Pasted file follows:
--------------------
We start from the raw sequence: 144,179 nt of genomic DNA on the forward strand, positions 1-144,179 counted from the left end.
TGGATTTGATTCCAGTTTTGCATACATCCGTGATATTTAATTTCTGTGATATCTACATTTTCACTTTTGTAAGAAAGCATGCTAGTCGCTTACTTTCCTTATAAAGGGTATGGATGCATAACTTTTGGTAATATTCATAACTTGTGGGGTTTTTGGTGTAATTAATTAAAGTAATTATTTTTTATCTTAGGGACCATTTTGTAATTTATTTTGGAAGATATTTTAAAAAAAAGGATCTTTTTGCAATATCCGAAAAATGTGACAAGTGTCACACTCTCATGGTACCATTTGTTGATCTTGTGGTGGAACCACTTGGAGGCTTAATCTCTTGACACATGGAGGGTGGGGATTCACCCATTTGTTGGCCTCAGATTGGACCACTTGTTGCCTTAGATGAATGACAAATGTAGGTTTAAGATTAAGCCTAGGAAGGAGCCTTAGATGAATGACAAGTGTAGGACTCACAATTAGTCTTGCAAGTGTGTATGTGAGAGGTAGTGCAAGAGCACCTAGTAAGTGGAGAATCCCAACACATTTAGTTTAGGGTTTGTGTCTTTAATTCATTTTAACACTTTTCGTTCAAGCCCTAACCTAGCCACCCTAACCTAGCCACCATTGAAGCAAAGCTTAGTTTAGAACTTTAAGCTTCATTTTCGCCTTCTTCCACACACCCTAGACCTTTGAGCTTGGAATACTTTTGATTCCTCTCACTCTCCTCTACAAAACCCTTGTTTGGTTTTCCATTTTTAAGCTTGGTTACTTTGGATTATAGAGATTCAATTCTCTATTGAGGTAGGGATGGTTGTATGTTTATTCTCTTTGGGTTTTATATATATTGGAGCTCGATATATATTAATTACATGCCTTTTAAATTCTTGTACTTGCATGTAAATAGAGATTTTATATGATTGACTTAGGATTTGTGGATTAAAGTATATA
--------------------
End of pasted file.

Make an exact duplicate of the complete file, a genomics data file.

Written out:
We start from the raw sequence: 144,179 nt of genomic DNA on the forward strand, positions 1-144,179 counted from the left end.
TGGATTTGATTCCAGTTTTGCATACATCCGTGATATTTAATTTCTGTGATATCTACATTTTCACTTTTGTAAGAAAGCATGCTAGTCGCTTACTTTCCTTATAAAGGGTATGGATGCATAACTTTTGGTAATATTCATAACTTGTGGGGTTTTTGGTGTAATTAATTAAAGTAATTATTTTTTATCTTAGGGACCATTTTGTAATTTATTTTGGAAGATATTTTAAAAAAAAGGATCTTTTTGCAATATCCGAAAAATGTGACAAGTGTCACACTCTCATGGTACCATTTGTTGATCTTGTGGTGGAACCACTTGGAGGCTTAATCTCTTGACACATGGAGGGTGGGGATTCACCCATTTGTTGGCCTCAGATTGGACCACTTGTTGCCTTAGATGAATGACAAATGTAGGTTTAAGATTAAGCCTAGGAAGGAGCCTTAGATGAATGACAAGTGTAGGACTCACAATTAGTCTTGCAAGTGTGTATGTGAGAGGTAGTGCAAGAGCACCTAGTAAGTGGAGAATCCCAACACATTTAGTTTAGGGTTTGTGTCTTTAATTCATTTTAACACTTTTCGTTCAAGCCCTAACCTAGCCACCCTAACCTAGCCACCATTGAAGCAAAGCTTAGTTTAGAACTTTAAGCTTCATTTTCGCCTTCTTCCACACACCCTAGACCTTTGAGCTTGGAATACTTTTGATTCCTCTCACTCTCCTCTACAAAACCCTTGTTTGGTTTTCCATTTTTAAGCTTGGTTACTTTGGATTATAGAGATTCAATTCTCTATTGAGGTAGGGATGGTTGTATGTTTATTCTCTTTGGGTTTTATATATATTGGAGCTCGATATATATTAATTACATGCCTTTTAAATTCTTGTACTTGCATGTAAATAGAGATTTTATATGATTGACTTAGGATTTGTGGATTAAAGTATATA